Trin-i-tee 5:7
Spiritual Love

Trin-i-tee 5:7 takes a step out and rolls their eyes at the proverbial sophomore jinx. Their second release on powerhouse label B-Rite Music won't leave fans disappointed, as they return to their flava-ful mix of R&B, hip-hop and Gospel. Although heavily criticized, the truth of the matter is thatSpiritual Love CD Trin-i-tee 5:7 never shies away from either component of the words that make up their musical category —contemporary and gospel.

This release also marks a change in group members, as Adrian Anderson ably takes the place of now-mom Terri Brown, joining Angel Taylor and Chanelle Haynes to ensure the reference to their ensemble name makes sense on a numerical level.

The packaging —the beats, the rags —is unapologetically modern, but the content (the lyrics, the overtone) surely scripture-based and rooted in goodness.

"Put Your Hand in the Hand", is one example of how Trin-i-tee takes the old and merges it with the new. Producer Armando Colon mixes up two classics from different genres adds a little new millennium spice and instantly, an infectious hit is born. Even if, after first listen, you don't think you like it, the sheer tune familiarity will etch its place in your brain and cause you to hum this one....especially if you were a child in the eighties! Then there's the bookend remix of the cut, which is placed in the hands of Kenny M., who elects to drop in a sample of Toni Braxton's hit, "You're Making Me High" into the musical stew.

Dealing with current issues in a manner that is both useful and realistic is a tough order. On "My Body" Trin-i-tee addresses the issue of abstinence. Though the musical sound might remind you of the millions of songs out there that encourage promiscuity, this one speaks clearly and with authority, "My body is the Lord's temple!" and manages to do so without sounding trite and sheltered. It's not "Just Say No!", it's HOW to say no.

In tribute to the women in Gospel that have cleared the path, the trio pay homage to Shirley Caesar, Albertina Walker, Mahalia Jackson and Mattie Moss Clark. Joining the renowned Tramaine Hawkins for a spin on a revised "Highway Trin-i-tee 5:7to Heaven", they again render a nice delivery on something old, made new. That degree of novelty includes some nice production from Joe Wilson, as well as supplemental lyrics from labelmate Natalie Wilson, and backing vocals from her SOP Chorale.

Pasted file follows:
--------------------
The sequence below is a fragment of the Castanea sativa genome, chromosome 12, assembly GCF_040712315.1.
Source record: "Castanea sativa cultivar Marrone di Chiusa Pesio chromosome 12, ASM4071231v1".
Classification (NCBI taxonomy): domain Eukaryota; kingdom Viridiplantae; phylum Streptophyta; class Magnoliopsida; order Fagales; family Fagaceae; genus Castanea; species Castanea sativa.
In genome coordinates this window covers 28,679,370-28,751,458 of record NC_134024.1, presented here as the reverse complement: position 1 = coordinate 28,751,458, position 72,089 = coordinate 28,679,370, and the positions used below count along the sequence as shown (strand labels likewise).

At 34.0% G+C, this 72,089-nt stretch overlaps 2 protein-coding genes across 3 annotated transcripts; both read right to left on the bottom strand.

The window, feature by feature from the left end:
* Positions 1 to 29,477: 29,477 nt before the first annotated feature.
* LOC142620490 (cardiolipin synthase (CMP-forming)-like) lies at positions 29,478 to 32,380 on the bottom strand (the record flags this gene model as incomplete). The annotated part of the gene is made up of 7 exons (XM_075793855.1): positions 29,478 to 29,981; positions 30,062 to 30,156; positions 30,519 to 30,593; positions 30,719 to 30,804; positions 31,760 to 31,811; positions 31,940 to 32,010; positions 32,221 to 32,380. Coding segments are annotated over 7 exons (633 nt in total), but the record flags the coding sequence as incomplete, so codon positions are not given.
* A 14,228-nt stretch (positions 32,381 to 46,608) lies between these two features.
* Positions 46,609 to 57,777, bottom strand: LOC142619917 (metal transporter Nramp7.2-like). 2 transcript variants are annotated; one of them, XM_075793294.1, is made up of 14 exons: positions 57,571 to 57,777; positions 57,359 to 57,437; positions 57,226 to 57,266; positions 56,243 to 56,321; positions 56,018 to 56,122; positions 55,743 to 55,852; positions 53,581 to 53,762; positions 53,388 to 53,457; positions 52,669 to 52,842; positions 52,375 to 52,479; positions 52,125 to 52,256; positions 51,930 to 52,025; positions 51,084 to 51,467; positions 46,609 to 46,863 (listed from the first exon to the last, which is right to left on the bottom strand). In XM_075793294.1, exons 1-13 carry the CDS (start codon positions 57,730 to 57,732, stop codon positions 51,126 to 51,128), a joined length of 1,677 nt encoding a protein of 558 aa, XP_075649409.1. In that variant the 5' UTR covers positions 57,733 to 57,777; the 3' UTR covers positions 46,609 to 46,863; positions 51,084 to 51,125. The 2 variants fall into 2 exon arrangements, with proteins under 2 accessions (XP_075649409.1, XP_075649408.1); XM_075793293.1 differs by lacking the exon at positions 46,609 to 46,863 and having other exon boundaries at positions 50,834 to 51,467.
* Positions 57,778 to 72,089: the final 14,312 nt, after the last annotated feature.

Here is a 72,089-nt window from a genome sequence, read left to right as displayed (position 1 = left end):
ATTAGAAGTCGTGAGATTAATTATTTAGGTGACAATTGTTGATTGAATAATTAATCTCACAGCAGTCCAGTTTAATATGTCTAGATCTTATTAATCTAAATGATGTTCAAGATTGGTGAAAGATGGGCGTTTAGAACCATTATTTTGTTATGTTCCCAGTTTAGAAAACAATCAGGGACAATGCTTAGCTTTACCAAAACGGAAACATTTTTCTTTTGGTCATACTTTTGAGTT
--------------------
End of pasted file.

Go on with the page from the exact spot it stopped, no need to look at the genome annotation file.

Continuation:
Crystal Lewis makes a noticeable guest appearance on the Freddie Jerkins production, "I Promise You". And the last-minute addition to the project is also a high profile one, for in a flashback to the "God's Grace" mega-hit on their debut, "There He Is" brings the songwriting and and production of R. Kelly back into the picture. In fact, for those who like working homemade mixes, the vibe to this cut is an obvious candidate for a sequential mix with "God's Grace". Are we talking about another smooth balladic hit all over again? Probably!

The noise surrounding this project echoes that of the first project. It's amazing what controversy a few amped-up tunes can bring. As for the Jesus-shy lyrics, one doesn't have to strain too hard to understand who Trin-i-tee means when they say "He". Let's be real. There are lots of standard hymns that don't mention Jesus by name ("Amazing Grace" for one), that by that criteria, we'd have to tear out of our hymnbooks for not mentioning His Excellency by name.

All things considered, Spiritual Love is a well rounded project that is worthy of a listen. While it is true that Trin-i-tee 5:7 may have packed away their Easter Sunday dresses and traded them in for some Dolce & Gabbana, it will be apparent to those who take a closer look that they haven't traded in their bibles.

Producers: Armando Colon, Fred Jerkins, Joe Wilson, Robert Smith etc.
album release date: December 28, 1999
B-Rite Music

reviewed by Melanie Clark and Stan North

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